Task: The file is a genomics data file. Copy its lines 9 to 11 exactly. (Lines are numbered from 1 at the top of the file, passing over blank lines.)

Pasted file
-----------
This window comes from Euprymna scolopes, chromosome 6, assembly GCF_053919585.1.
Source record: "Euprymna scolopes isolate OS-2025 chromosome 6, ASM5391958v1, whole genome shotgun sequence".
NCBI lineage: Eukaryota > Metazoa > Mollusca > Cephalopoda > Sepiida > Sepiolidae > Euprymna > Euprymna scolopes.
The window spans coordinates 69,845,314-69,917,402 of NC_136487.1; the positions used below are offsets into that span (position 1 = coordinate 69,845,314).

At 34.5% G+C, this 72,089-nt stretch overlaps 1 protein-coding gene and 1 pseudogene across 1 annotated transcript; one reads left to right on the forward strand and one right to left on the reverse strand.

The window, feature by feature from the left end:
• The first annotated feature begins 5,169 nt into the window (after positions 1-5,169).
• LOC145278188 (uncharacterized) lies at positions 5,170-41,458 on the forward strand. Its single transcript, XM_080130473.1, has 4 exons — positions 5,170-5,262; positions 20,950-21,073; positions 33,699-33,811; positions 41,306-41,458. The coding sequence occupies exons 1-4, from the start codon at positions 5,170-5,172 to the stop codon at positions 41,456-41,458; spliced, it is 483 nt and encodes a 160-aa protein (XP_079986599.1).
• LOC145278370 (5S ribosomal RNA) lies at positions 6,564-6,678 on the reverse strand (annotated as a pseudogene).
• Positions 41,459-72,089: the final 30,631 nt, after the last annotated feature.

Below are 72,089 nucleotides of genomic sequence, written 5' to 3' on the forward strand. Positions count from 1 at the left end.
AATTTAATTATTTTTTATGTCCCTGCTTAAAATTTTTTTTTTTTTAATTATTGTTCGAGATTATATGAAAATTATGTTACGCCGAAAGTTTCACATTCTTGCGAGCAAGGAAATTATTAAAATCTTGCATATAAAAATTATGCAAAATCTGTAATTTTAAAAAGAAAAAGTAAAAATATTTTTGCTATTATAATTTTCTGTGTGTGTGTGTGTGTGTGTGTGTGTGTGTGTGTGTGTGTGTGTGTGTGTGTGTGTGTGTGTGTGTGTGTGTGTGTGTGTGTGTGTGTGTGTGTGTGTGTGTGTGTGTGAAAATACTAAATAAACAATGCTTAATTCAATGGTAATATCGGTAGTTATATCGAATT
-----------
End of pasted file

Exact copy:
• LOC145278370 (5S ribosomal RNA) lies at positions 6,564-6,678 on the reverse strand (annotated as a pseudogene).
• Positions 41,459-72,089: the final 30,631 nt, after the last annotated feature.

Below are 72,089 nucleotides of genomic sequence, written 5' to 3' on the forward strand. Positions count from 1 at the left end.